Although no one is saving well for retirement, a new study from Transamerica Center for Retirement Studies reveals that single women are particularly vulnerable.

It is a group that employers will need to plug into specifically for retirement communications, as research shows the majority of adult women are now single (51% were living without a spouse in 2005), and 10.4 million are single mothers.

Transamerica finds the amount single women say they will need to save for retirement ranges from less than $100,000 to $2 million, with the median being $500,000. However, 60% guessed at that number, while only 6% used a retirement calculator or spoke to a financial advisor. The study also finds that more than one-fifth of single women (21%) didn´t start saving for retirement until age 40 or later, and that the median contribution rate is 6% across all age groups.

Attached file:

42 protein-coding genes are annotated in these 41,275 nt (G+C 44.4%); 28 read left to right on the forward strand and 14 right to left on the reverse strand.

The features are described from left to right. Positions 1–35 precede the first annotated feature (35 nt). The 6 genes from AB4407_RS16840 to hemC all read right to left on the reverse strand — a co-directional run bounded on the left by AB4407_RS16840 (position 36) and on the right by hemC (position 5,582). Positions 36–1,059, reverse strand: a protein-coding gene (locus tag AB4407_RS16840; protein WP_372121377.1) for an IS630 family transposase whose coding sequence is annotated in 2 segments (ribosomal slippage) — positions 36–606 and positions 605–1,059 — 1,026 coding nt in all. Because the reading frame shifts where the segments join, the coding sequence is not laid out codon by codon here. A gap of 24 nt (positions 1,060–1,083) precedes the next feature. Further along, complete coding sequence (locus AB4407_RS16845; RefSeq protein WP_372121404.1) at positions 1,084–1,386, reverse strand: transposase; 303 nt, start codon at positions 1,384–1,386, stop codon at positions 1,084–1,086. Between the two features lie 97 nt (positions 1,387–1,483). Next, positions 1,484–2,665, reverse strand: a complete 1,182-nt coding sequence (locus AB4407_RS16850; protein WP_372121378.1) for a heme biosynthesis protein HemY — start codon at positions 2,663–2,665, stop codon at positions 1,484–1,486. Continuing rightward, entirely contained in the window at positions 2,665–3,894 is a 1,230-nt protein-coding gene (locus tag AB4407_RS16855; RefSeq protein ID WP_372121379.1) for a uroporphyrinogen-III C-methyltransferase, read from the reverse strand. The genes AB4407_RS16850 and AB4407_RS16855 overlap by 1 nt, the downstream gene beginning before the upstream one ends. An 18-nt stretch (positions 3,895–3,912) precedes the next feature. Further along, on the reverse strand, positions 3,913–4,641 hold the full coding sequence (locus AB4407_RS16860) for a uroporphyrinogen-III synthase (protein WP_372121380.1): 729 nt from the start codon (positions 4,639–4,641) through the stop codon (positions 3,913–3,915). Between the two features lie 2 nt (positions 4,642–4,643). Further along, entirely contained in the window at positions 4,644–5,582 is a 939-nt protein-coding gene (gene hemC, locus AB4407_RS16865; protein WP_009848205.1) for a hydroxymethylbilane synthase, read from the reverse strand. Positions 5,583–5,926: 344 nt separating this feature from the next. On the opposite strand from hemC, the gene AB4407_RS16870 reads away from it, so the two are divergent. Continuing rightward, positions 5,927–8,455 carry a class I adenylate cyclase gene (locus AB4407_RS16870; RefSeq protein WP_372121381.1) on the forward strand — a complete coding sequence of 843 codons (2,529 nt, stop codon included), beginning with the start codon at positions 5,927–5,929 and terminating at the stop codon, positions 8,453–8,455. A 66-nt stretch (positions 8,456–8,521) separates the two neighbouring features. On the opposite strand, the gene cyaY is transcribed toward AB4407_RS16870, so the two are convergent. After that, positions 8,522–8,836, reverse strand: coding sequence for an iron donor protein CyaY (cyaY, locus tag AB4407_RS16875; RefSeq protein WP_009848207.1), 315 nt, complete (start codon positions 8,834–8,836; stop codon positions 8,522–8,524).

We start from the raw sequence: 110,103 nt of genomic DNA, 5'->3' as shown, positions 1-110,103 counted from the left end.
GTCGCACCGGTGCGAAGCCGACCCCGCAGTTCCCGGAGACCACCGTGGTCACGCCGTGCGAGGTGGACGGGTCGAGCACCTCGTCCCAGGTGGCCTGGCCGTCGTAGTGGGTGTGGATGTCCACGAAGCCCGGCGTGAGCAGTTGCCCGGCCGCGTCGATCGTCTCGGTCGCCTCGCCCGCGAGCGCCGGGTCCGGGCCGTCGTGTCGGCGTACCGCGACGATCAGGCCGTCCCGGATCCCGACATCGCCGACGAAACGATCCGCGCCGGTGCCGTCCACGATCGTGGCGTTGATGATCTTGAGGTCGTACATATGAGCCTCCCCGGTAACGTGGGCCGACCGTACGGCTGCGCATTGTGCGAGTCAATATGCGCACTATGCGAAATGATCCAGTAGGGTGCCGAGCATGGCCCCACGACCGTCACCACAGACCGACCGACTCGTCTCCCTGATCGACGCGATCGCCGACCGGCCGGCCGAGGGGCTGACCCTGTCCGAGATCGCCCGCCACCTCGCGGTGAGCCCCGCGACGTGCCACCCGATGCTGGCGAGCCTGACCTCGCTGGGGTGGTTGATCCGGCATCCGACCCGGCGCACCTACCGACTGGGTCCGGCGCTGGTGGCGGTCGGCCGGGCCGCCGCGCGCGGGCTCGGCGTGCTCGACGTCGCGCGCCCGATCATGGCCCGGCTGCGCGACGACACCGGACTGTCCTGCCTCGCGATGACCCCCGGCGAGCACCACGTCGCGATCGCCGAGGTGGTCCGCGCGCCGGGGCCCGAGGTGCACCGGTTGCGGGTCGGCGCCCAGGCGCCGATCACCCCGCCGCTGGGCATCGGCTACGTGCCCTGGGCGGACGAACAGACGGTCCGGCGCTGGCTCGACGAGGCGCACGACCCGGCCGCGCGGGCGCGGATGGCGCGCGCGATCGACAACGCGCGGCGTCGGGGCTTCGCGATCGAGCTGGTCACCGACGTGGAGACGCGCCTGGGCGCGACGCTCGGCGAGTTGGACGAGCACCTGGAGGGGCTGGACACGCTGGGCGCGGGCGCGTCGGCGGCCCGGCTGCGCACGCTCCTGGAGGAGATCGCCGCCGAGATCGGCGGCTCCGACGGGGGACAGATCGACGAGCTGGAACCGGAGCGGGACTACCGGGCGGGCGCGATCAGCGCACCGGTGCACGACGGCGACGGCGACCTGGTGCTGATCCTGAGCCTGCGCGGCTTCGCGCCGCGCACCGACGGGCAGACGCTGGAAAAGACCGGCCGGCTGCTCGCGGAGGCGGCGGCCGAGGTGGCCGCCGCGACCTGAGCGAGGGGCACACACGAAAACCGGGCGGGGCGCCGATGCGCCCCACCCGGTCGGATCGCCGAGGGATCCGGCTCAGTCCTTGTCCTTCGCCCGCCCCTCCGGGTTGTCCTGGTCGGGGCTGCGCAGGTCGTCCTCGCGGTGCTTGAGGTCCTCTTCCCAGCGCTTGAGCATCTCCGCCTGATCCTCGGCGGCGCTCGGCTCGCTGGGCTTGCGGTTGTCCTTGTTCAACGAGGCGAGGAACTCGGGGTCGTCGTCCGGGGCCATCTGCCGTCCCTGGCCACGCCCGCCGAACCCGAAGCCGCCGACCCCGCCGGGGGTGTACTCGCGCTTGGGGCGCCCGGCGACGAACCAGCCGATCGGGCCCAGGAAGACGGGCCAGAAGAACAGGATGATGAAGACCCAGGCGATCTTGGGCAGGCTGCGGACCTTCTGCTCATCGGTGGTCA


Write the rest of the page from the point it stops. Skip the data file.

These are scary statistics that employers must pay attention to. These women have only themselves to rely on financially, and many are caring for children on their own. Plus, research shows that even if they do ultimately marry/remarry, they likely will outlive their spouse.

With that in mind, I encourage employers to take cues from some school educators that are separating children into boys and girls classrooms. Studies show that both groups fare much better in same-sex environments, for multiple reasons, and I think the same could be true of men and women when it comes to retirement education.

Granted, the tools and techniques for saving and investing adequately are the same, regardless of gender. However, how those techniques are learned may very well be gender-specific, and perhaps all employees might benefit from separate messaging. Clearly, gender-neutral education and communication hasn´t worked very effectively. Let´s give something new a shot.

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